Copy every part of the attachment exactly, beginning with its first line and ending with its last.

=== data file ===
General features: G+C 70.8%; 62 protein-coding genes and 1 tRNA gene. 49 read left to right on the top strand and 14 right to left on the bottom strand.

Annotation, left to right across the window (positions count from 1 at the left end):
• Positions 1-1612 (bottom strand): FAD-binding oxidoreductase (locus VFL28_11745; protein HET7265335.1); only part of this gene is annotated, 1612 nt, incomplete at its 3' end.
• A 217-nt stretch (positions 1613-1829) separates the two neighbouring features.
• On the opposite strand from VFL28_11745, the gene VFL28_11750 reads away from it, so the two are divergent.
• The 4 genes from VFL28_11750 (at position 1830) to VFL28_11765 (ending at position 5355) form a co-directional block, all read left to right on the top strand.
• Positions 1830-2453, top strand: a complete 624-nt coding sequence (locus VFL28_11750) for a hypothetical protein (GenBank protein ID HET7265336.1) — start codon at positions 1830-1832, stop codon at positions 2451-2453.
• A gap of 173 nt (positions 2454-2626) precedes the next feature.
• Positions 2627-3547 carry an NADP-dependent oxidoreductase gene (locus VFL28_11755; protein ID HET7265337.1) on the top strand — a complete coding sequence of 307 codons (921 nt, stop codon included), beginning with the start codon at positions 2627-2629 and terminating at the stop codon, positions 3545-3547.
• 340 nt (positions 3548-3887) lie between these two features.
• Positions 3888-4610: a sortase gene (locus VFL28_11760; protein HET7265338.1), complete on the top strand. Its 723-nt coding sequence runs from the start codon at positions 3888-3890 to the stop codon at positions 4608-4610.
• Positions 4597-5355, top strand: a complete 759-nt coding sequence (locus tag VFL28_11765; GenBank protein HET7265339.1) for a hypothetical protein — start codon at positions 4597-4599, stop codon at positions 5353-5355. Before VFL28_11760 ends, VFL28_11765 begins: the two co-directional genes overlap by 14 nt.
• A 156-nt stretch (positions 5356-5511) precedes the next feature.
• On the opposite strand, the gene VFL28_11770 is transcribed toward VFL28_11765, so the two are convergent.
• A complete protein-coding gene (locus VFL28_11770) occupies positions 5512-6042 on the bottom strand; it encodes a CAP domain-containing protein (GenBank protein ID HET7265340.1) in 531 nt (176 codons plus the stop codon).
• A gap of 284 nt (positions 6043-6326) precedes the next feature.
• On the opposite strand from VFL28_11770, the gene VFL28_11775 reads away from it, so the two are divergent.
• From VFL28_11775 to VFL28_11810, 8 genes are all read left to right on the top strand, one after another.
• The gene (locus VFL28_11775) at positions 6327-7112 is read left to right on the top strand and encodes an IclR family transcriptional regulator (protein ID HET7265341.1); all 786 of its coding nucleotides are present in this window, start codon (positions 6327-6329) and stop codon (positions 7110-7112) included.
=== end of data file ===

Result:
General features: G+C 70.8%; 62 protein-coding genes and 1 tRNA gene. 49 read left to right on the top strand and 14 right to left on the bottom strand.

Annotation, left to right across the window (positions count from 1 at the left end):
• Positions 1-1612 (bottom strand): FAD-binding oxidoreductase (locus VFL28_11745; protein HET7265335.1); only part of this gene is annotated, 1612 nt, incomplete at its 3' end.
• A 217-nt stretch (positions 1613-1829) separates the two neighbouring features.
• On the opposite strand from VFL28_11745, the gene VFL28_11750 reads away from it, so the two are divergent.
• The 4 genes from VFL28_11750 (at position 1830) to VFL28_11765 (ending at position 5355) form a co-directional block, all read left to right on the top strand.
• Positions 1830-2453, top strand: a complete 624-nt coding sequence (locus VFL28_11750) for a hypothetical protein (GenBank protein ID HET7265336.1) — start codon at positions 1830-1832, stop codon at positions 2451-2453.
• A gap of 173 nt (positions 2454-2626) precedes the next feature.
• Positions 2627-3547 carry an NADP-dependent oxidoreductase gene (locus VFL28_11755; protein ID HET7265337.1) on the top strand — a complete coding sequence of 307 codons (921 nt, stop codon included), beginning with the start codon at positions 2627-2629 and terminating at the stop codon, positions 3545-3547.
• 340 nt (positions 3548-3887) lie between these two features.
• Positions 3888-4610: a sortase gene (locus VFL28_11760; protein HET7265338.1), complete on the top strand. Its 723-nt coding sequence runs from the start codon at positions 3888-3890 to the stop codon at positions 4608-4610.
• Positions 4597-5355, top strand: a complete 759-nt coding sequence (locus tag VFL28_11765; GenBank protein HET7265339.1) for a hypothetical protein — start codon at positions 4597-4599, stop codon at positions 5353-5355. Before VFL28_11760 ends, VFL28_11765 begins: the two co-directional genes overlap by 14 nt.
• A 156-nt stretch (positions 5356-5511) precedes the next feature.
• On the opposite strand, the gene VFL28_11770 is transcribed toward VFL28_11765, so the two are convergent.
• A complete protein-coding gene (locus VFL28_11770) occupies positions 5512-6042 on the bottom strand; it encodes a CAP domain-containing protein (GenBank protein ID HET7265340.1) in 531 nt (176 codons plus the stop codon).
• A gap of 284 nt (positions 6043-6326) precedes the next feature.
• On the opposite strand from VFL28_11770, the gene VFL28_11775 reads away from it, so the two are divergent.
• From VFL28_11775 to VFL28_11810, 8 genes are all read left to right on the top strand, one after another.
• The gene (locus VFL28_11775) at positions 6327-7112 is read left to right on the top strand and encodes an IclR family transcriptional regulator (protein ID HET7265341.1); all 786 of its coding nucleotides are present in this window, start codon (positions 6327-6329) and stop codon (positions 7110-7112) included.